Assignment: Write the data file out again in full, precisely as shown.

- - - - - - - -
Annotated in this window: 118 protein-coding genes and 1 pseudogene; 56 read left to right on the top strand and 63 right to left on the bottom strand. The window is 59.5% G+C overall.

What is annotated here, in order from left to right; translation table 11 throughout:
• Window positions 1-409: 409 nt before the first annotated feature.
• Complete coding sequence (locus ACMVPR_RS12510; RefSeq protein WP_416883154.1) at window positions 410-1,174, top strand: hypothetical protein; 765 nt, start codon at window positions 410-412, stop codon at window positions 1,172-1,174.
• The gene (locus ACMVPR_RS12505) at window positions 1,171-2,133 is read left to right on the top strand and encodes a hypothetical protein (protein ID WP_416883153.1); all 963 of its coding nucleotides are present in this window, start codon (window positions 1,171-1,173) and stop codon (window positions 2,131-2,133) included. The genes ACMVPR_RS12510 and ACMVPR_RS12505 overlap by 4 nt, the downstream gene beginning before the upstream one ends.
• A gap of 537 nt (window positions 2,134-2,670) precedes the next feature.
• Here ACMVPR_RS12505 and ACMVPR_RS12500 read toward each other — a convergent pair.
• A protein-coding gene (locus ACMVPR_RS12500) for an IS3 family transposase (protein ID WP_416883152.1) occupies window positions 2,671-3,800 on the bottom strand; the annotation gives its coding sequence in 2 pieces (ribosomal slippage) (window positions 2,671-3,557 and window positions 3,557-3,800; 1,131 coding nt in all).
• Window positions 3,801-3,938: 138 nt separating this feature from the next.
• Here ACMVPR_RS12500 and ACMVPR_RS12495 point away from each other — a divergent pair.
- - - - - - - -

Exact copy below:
Annotated in this window: 118 protein-coding genes and 1 pseudogene; 56 read left to right on the top strand and 63 right to left on the bottom strand. The window is 59.5% G+C overall.

What is annotated here, in order from left to right; translation table 11 throughout:
• Window positions 1-409: 409 nt before the first annotated feature.
• Complete coding sequence (locus ACMVPR_RS12510; RefSeq protein WP_416883154.1) at window positions 410-1,174, top strand: hypothetical protein; 765 nt, start codon at window positions 410-412, stop codon at window positions 1,172-1,174.
• The gene (locus ACMVPR_RS12505) at window positions 1,171-2,133 is read left to right on the top strand and encodes a hypothetical protein (protein ID WP_416883153.1); all 963 of its coding nucleotides are present in this window, start codon (window positions 1,171-1,173) and stop codon (window positions 2,131-2,133) included. The genes ACMVPR_RS12510 and ACMVPR_RS12505 overlap by 4 nt, the downstream gene beginning before the upstream one ends.
• A gap of 537 nt (window positions 2,134-2,670) precedes the next feature.
• Here ACMVPR_RS12505 and ACMVPR_RS12500 read toward each other — a convergent pair.
• A protein-coding gene (locus ACMVPR_RS12500) for an IS3 family transposase (protein ID WP_416883152.1) occupies window positions 2,671-3,800 on the bottom strand; the annotation gives its coding sequence in 2 pieces (ribosomal slippage) (window positions 2,671-3,557 and window positions 3,557-3,800; 1,131 coding nt in all).
• Window positions 3,801-3,938: 138 nt separating this feature from the next.
• Here ACMVPR_RS12500 and ACMVPR_RS12495 point away from each other — a divergent pair.